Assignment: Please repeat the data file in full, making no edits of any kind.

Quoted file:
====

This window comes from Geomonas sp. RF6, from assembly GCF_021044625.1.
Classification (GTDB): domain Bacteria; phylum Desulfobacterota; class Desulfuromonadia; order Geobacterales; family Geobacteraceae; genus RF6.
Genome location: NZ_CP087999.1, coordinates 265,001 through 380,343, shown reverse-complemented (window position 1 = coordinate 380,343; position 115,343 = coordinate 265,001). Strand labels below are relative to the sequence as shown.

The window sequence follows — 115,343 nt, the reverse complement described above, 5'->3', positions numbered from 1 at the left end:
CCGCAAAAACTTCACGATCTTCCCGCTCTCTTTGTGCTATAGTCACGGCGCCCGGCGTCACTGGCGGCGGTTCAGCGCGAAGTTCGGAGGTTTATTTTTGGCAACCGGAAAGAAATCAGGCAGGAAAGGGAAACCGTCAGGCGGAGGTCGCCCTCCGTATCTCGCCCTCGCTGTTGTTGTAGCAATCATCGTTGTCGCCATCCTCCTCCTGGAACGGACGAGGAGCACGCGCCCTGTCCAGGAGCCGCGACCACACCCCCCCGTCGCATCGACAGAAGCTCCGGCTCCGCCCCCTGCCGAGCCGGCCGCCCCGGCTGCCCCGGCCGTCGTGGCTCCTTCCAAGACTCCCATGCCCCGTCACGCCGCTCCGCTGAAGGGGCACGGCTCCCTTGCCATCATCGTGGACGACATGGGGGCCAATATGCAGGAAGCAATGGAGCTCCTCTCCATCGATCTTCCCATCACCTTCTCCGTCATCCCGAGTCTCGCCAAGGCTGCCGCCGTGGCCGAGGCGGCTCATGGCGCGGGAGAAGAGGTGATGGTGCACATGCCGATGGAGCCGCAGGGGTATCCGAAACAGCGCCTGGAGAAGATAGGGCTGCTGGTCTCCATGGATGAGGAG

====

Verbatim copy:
This window comes from Geomonas sp. RF6, from assembly GCF_021044625.1.
Classification (GTDB): domain Bacteria; phylum Desulfobacterota; class Desulfuromonadia; order Geobacterales; family Geobacteraceae; genus RF6.
Genome location: NZ_CP087999.1, coordinates 265,001 through 380,343, shown reverse-complemented (window position 1 = coordinate 380,343; position 115,343 = coordinate 265,001). Strand labels below are relative to the sequence as shown.

The window sequence follows — 115,343 nt, the reverse complement described above, 5'->3', positions numbered from 1 at the left end:
CCGCAAAAACTTCACGATCTTCCCGCTCTCTTTGTGCTATAGTCACGGCGCCCGGCGTCACTGGCGGCGGTTCAGCGCGAAGTTCGGAGGTTTATTTTTGGCAACCGGAAAGAAATCAGGCAGGAAAGGGAAACCGTCAGGCGGAGGTCGCCCTCCGTATCTCGCCCTCGCTGTTGTTGTAGCAATCATCGTTGTCGCCATCCTCCTCCTGGAACGGACGAGGAGCACGCGCCCTGTCCAGGAGCCGCGACCACACCCCCCCGTCGCATCGACAGAAGCTCCGGCTCCGCCCCCTGCCGAGCCGGCCGCCCCGGCTGCCCCGGCCGTCGTGGCTCCTTCCAAGACTCCCATGCCCCGTCACGCCGCTCCGCTGAAGGGGCACGGCTCCCTTGCCATCATCGTGGACGACATGGGGGCCAATATGCAGGAAGCAATGGAGCTCCTCTCCATCGATCTTCCCATCACCTTCTCCGTCATCCCGAGTCTCGCCAAGGCTGCCGCCGTGGCCGAGGCGGCTCATGGCGCGGGAGAAGAGGTGATGGTGCACATGCCGATGGAGCCGCAGGGGTATCCGAAACAGCGCCTGGAGAAGATAGGGCTGCTGGTCTCCATGGATGAGGAG